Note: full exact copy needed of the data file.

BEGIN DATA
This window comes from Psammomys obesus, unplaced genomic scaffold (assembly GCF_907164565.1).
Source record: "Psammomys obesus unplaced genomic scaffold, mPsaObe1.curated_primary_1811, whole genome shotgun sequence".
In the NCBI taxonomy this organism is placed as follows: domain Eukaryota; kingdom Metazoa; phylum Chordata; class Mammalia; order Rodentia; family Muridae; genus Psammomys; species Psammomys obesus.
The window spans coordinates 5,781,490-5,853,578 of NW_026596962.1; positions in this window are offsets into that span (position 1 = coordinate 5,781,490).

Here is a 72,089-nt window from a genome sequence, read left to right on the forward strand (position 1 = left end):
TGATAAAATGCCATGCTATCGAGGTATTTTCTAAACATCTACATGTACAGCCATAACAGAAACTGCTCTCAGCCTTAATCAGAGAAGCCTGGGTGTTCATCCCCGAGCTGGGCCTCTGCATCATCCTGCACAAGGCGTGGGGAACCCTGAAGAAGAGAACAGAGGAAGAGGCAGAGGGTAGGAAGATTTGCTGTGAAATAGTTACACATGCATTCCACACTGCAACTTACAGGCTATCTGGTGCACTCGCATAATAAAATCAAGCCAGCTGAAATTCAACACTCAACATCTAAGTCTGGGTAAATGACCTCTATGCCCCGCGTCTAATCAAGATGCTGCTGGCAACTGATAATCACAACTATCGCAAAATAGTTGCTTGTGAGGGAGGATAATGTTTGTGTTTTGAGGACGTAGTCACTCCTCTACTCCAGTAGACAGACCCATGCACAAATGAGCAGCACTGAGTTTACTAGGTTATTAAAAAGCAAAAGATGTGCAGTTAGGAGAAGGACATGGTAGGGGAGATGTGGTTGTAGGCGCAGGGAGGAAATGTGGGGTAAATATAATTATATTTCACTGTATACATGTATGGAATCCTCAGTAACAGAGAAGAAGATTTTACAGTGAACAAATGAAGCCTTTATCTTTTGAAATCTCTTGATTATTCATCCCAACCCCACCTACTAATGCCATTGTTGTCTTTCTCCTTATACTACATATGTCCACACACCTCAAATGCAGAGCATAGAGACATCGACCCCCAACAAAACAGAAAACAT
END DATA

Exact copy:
This window comes from Psammomys obesus, unplaced genomic scaffold (assembly GCF_907164565.1).
Source record: "Psammomys obesus unplaced genomic scaffold, mPsaObe1.curated_primary_1811, whole genome shotgun sequence".
In the NCBI taxonomy this organism is placed as follows: domain Eukaryota; kingdom Metazoa; phylum Chordata; class Mammalia; order Rodentia; family Muridae; genus Psammomys; species Psammomys obesus.
The window spans coordinates 5,781,490-5,853,578 of NW_026596962.1; positions in this window are offsets into that span (position 1 = coordinate 5,781,490).

Here is a 72,089-nt window from a genome sequence, read left to right on the forward strand (position 1 = left end):
TGATAAAATGCCATGCTATCGAGGTATTTTCTAAACATCTACATGTACAGCCATAACAGAAACTGCTCTCAGCCTTAATCAGAGAAGCCTGGGTGTTCATCCCCGAGCTGGGCCTCTGCATCATCCTGCACAAGGCGTGGGGAACCCTGAAGAAGAGAACAGAGGAAGAGGCAGAGGGTAGGAAGATTTGCTGTGAAATAGTTACACATGCATTCCACACTGCAACTTACAGGCTATCTGGTGCACTCGCATAATAAAATCAAGCCAGCTGAAATTCAACACTCAACATCTAAGTCTGGGTAAATGACCTCTATGCCCCGCGTCTAATCAAGATGCTGCTGGCAACTGATAATCACAACTATCGCAAAATAGTTGCTTGTGAGGGAGGATAATGTTTGTGTTTTGAGGACGTAGTCACTCCTCTACTCCAGTAGACAGACCCATGCACAAATGAGCAGCACTGAGTTTACTAGGTTATTAAAAAGCAAAAGATGTGCAGTTAGGAGAAGGACATGGTAGGGGAGATGTGGTTGTAGGCGCAGGGAGGAAATGTGGGGTAAATATAATTATATTTCACTGTATACATGTATGGAATCCTCAGTAACAGAGAAGAAGATTTTACAGTGAACAAATGAAGCCTTTATCTTTTGAAATCTCTTGATTATTCATCCCAACCCCACCTACTAATGCCATTGTTGTCTTTCTCCTTATACTACATATGTCCACACACCTCAAATGCAGAGCATAGAGACATCGACCCCCAACAAAACAGAAAACAT